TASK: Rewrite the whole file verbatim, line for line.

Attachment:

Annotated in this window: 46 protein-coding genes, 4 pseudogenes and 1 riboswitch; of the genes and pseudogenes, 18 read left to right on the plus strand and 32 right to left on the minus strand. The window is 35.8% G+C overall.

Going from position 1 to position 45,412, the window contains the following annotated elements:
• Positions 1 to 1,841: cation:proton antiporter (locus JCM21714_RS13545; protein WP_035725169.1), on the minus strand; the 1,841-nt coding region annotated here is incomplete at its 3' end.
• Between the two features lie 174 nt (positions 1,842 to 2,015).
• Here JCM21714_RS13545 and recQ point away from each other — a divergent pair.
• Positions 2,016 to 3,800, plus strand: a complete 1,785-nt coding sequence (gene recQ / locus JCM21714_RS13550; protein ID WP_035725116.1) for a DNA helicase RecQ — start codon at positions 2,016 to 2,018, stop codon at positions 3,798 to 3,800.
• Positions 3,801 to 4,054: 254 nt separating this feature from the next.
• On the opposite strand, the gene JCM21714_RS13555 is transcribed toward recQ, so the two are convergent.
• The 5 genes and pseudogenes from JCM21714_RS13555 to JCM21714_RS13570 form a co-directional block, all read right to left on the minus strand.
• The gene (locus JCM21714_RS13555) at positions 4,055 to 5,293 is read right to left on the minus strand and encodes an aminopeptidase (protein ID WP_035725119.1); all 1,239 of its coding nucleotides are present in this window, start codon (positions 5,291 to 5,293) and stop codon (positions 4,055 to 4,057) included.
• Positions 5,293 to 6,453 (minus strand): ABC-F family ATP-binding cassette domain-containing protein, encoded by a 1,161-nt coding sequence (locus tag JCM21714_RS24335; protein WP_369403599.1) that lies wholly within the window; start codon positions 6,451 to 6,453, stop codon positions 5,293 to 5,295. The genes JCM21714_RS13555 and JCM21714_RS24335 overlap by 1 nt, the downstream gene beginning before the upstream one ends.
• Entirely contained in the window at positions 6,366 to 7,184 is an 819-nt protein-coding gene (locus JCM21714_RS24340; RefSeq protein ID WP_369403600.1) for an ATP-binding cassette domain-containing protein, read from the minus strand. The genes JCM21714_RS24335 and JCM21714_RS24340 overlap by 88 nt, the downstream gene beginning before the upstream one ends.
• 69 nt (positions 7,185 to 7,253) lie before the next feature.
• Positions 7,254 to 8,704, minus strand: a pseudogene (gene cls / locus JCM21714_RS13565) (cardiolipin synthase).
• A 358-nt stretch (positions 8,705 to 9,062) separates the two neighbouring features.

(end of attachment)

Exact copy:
Annotated in this window: 46 protein-coding genes, 4 pseudogenes and 1 riboswitch; of the genes and pseudogenes, 18 read left to right on the plus strand and 32 right to left on the minus strand. The window is 35.8% G+C overall.

Going from position 1 to position 45,412, the window contains the following annotated elements:
• Positions 1 to 1,841: cation:proton antiporter (locus JCM21714_RS13545; protein WP_035725169.1), on the minus strand; the 1,841-nt coding region annotated here is incomplete at its 3' end.
• Between the two features lie 174 nt (positions 1,842 to 2,015).
• Here JCM21714_RS13545 and recQ point away from each other — a divergent pair.
• Positions 2,016 to 3,800, plus strand: a complete 1,785-nt coding sequence (gene recQ / locus JCM21714_RS13550; protein ID WP_035725116.1) for a DNA helicase RecQ — start codon at positions 2,016 to 2,018, stop codon at positions 3,798 to 3,800.
• Positions 3,801 to 4,054: 254 nt separating this feature from the next.
• On the opposite strand, the gene JCM21714_RS13555 is transcribed toward recQ, so the two are convergent.
• The 5 genes and pseudogenes from JCM21714_RS13555 to JCM21714_RS13570 form a co-directional block, all read right to left on the minus strand.
• The gene (locus JCM21714_RS13555) at positions 4,055 to 5,293 is read right to left on the minus strand and encodes an aminopeptidase (protein ID WP_035725119.1); all 1,239 of its coding nucleotides are present in this window, start codon (positions 5,291 to 5,293) and stop codon (positions 4,055 to 4,057) included.
• Positions 5,293 to 6,453 (minus strand): ABC-F family ATP-binding cassette domain-containing protein, encoded by a 1,161-nt coding sequence (locus tag JCM21714_RS24335; protein WP_369403599.1) that lies wholly within the window; start codon positions 6,451 to 6,453, stop codon positions 5,293 to 5,295. The genes JCM21714_RS13555 and JCM21714_RS24335 overlap by 1 nt, the downstream gene beginning before the upstream one ends.
• Entirely contained in the window at positions 6,366 to 7,184 is an 819-nt protein-coding gene (locus JCM21714_RS24340; RefSeq protein ID WP_369403600.1) for an ATP-binding cassette domain-containing protein, read from the minus strand. The genes JCM21714_RS24335 and JCM21714_RS24340 overlap by 88 nt, the downstream gene beginning before the upstream one ends.
• 69 nt (positions 7,185 to 7,253) lie before the next feature.
• Positions 7,254 to 8,704, minus strand: a pseudogene (gene cls / locus JCM21714_RS13565) (cardiolipin synthase).
• A 358-nt stretch (positions 8,705 to 9,062) separates the two neighbouring features.